By Jeff Smith
I grew up with what I think is a great childhood in most every way. I had (and still have) loving parents, and two wonderful sisters. My mother encouraged me to explore and play outside, often times kicking me out of the house after school and telling me not to come back until the street lights were coming on. It was during this time that I rode my bike for hours, traveling anywhere my friends and I could go that was within our loosely set boundary lines.
To me, at that time, I had a ton of freedom and could do anything that I wanted to do. Climb a giant Magnolia tree all the way to the top? No problem. Ride a bike as fast as you can towards a tree root that will launch you over the creek? Sure. Walk around door to door trying to get a lawn mowing business going? Of course!
Now in my early thirties, I find my self pausing and wondering how I even did these things. Now, I would second guess all of these decisions and think more about the consequences of failure than the sheer victory of success. Granted, I have gained other abilities. I can drive at speed through the construction zones and curvy roads running through downtown Jacksonville with out fear. But what happened to the old me? What happened to simply being concerned about being able to make the jump, get to the top of the tree, or not being concerned if my lawn mowing business would make any money?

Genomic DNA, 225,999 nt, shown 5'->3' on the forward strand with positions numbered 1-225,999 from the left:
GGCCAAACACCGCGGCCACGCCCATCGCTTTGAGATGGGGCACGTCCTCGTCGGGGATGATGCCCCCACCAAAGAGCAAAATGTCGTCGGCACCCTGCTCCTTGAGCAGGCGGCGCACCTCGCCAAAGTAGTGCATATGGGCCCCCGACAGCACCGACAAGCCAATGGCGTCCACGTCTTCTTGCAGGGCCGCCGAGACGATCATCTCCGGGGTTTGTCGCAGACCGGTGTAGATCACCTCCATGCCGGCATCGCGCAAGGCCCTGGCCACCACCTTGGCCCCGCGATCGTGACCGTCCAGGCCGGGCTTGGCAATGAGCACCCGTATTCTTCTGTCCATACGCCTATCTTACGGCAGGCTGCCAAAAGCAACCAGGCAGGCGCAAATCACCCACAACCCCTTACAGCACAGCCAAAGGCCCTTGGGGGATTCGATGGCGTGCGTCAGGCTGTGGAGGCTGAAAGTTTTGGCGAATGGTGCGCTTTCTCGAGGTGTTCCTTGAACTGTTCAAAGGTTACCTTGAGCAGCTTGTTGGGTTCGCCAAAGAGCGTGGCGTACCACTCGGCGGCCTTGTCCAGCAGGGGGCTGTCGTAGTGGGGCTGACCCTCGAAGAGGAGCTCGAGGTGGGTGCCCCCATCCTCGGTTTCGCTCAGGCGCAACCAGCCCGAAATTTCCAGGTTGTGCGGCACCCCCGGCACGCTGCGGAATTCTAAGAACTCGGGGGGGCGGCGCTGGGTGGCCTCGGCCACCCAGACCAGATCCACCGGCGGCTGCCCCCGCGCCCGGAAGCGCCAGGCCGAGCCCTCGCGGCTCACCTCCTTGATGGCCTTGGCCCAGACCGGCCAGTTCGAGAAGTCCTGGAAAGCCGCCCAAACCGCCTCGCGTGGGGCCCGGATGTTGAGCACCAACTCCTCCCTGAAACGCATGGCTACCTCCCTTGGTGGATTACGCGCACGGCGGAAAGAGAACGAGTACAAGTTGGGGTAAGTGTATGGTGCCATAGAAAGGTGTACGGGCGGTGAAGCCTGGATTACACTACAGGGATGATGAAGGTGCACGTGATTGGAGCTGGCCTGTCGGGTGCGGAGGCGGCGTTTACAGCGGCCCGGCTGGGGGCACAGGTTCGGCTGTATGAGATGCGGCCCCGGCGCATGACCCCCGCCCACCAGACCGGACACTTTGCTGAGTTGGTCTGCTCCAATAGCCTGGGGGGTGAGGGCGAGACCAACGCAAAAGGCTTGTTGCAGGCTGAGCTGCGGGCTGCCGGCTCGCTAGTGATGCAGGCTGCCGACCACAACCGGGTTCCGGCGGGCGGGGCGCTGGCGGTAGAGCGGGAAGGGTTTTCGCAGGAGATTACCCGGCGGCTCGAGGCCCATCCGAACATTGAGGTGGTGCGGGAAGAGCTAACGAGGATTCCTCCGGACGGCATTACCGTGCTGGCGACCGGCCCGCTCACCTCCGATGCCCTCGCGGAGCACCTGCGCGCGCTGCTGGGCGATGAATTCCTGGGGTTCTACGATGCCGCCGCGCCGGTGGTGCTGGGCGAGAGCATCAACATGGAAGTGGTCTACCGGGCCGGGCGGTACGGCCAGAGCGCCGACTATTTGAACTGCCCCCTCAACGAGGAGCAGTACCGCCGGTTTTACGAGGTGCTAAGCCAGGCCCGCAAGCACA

What I miss about my childhood was the ability to feel like I could do anything. I had not experienced depression. I’d never felt the horror of a panic attack. I didn’t know anything about financial stress. All of these negative experiences are ones that most people come upon later in life. These negative experiences often times leave mental and emotional scars that take a great deal to overcome.
On the plus side, I did not have a harsh childhood like so many have had. I was able to grow up with a lot of freedom and positive influence. Now that I am older and have realized that I have some scars, I realize that I am not the person that I used to be, and I realize that I want to be that person once again. I guess now, I just need to work harder to make that happen. I need to break free from the negative thoughts that keep me from being as adventurous and outgoing as I once was, after all, you are only as old as you act.